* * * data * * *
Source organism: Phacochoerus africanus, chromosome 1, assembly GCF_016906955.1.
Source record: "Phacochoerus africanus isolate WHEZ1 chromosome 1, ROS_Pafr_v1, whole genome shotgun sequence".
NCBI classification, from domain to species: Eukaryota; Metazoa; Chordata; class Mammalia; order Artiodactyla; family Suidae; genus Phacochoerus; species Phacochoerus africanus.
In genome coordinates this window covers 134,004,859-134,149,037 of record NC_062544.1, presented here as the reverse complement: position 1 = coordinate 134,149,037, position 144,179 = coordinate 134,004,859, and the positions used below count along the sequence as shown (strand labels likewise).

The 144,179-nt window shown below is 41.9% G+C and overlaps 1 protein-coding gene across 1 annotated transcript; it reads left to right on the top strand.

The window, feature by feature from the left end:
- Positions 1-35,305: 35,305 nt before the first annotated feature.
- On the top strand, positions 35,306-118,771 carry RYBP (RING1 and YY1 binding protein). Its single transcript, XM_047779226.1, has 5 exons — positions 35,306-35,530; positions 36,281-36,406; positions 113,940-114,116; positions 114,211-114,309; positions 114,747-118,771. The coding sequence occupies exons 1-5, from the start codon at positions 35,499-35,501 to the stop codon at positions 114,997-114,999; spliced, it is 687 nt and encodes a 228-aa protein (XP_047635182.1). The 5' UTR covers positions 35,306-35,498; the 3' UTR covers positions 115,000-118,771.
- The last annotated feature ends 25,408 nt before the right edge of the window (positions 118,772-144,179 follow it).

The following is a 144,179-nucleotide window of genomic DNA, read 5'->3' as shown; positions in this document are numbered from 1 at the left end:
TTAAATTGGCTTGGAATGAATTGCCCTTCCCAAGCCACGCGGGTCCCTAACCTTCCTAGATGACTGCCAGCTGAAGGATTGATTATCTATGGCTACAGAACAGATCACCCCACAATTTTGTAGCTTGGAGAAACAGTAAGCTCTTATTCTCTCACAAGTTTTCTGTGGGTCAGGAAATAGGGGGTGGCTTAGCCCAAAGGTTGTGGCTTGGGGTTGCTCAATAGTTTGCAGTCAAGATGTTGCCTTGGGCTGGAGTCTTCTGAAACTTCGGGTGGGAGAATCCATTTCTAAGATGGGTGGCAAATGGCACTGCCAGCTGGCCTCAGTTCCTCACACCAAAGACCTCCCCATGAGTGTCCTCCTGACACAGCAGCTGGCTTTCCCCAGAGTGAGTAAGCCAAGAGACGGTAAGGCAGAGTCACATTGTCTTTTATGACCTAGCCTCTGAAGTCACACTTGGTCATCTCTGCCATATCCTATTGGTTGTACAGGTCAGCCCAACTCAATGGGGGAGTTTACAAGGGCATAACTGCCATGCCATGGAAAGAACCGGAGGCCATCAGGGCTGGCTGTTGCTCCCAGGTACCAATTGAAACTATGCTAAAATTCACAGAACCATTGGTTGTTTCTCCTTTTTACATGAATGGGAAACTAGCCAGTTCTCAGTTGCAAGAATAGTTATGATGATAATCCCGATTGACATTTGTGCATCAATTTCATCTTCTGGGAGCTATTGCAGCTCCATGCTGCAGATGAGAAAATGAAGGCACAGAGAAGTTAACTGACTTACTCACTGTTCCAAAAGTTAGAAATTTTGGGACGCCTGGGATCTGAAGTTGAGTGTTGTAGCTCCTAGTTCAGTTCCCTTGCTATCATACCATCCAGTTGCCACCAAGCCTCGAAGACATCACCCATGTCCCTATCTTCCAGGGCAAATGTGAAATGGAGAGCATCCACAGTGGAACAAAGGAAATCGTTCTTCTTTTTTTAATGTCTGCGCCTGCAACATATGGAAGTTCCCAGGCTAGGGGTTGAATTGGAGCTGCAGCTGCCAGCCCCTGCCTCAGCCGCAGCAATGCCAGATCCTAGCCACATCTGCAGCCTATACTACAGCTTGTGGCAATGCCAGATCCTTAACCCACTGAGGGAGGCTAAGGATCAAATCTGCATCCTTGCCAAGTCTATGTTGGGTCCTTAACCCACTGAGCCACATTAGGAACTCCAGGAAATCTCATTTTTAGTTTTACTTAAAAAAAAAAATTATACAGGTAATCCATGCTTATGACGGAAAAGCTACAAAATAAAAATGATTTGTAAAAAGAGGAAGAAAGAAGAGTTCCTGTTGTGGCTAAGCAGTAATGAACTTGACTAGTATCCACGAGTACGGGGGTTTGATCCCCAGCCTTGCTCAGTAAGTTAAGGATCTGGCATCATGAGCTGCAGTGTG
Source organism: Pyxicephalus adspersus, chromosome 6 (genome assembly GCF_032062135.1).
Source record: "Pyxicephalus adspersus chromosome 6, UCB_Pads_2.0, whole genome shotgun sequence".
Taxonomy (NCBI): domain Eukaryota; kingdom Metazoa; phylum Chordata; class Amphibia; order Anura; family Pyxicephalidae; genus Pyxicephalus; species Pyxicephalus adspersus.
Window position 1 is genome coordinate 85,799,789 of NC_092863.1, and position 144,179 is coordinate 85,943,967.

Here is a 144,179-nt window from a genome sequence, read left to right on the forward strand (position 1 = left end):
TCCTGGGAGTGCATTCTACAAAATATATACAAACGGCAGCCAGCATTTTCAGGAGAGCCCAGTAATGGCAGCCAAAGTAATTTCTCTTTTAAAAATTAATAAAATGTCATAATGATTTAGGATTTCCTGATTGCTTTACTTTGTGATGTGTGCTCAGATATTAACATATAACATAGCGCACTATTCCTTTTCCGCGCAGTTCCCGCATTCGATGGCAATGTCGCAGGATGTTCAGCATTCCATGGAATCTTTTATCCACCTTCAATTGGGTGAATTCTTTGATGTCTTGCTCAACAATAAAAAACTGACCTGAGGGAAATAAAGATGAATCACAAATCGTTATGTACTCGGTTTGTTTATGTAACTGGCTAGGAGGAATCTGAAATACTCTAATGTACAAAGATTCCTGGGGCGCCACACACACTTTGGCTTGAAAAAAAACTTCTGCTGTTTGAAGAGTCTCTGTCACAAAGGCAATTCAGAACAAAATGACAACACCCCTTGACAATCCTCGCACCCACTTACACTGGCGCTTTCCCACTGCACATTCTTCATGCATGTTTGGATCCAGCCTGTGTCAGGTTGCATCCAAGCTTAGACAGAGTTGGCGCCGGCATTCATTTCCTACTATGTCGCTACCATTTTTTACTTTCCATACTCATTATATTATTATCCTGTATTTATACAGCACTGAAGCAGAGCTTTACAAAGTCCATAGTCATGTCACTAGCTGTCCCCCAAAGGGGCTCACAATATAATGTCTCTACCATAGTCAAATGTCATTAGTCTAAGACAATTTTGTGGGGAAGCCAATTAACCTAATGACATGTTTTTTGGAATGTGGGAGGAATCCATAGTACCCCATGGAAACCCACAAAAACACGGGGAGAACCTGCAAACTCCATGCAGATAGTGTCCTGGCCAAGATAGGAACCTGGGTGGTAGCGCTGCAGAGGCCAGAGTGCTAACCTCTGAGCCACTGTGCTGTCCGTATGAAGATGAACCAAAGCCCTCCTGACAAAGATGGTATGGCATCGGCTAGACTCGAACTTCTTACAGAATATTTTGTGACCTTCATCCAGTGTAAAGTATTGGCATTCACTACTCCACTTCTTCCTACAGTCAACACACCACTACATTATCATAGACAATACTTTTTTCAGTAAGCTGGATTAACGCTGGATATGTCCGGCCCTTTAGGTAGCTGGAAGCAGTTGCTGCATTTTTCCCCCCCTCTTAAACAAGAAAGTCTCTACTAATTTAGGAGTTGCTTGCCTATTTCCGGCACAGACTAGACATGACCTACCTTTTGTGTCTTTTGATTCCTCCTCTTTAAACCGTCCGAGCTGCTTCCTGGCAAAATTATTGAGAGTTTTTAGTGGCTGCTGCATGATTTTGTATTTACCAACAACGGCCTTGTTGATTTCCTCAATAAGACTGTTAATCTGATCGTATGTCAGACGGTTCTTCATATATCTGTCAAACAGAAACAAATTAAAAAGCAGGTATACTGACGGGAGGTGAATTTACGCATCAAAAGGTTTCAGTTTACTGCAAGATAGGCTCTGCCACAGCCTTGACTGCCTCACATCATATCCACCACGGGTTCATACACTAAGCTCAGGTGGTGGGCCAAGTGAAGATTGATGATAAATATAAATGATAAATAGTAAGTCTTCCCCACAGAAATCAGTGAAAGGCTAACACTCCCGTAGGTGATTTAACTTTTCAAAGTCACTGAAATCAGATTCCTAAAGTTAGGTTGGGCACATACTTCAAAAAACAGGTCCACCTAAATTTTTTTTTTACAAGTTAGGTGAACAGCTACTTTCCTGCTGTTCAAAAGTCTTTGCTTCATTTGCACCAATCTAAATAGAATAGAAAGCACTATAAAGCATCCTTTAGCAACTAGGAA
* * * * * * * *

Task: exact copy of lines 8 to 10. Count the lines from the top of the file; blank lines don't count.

- On the top strand, positions 35,306-118,771 carry RYBP (RING1 and YY1 binding protein). Its single transcript, XM_047779226.1, has 5 exons — positions 35,306-35,530; positions 36,281-36,406; positions 113,940-114,116; positions 114,211-114,309; positions 114,747-118,771. The coding sequence occupies exons 1-5, from the start codon at positions 35,499-35,501 to the stop codon at positions 114,997-114,999; spliced, it is 687 nt and encodes a 228-aa protein (XP_047635182.1). The 5' UTR covers positions 35,306-35,498; the 3' UTR covers positions 115,000-118,771.
- The last annotated feature ends 25,408 nt before the right edge of the window (positions 118,772-144,179 follow it).

The following is a 144,179-nucleotide window of genomic DNA, read 5'->3' as shown; positions in this document are numbered from 1 at the left end: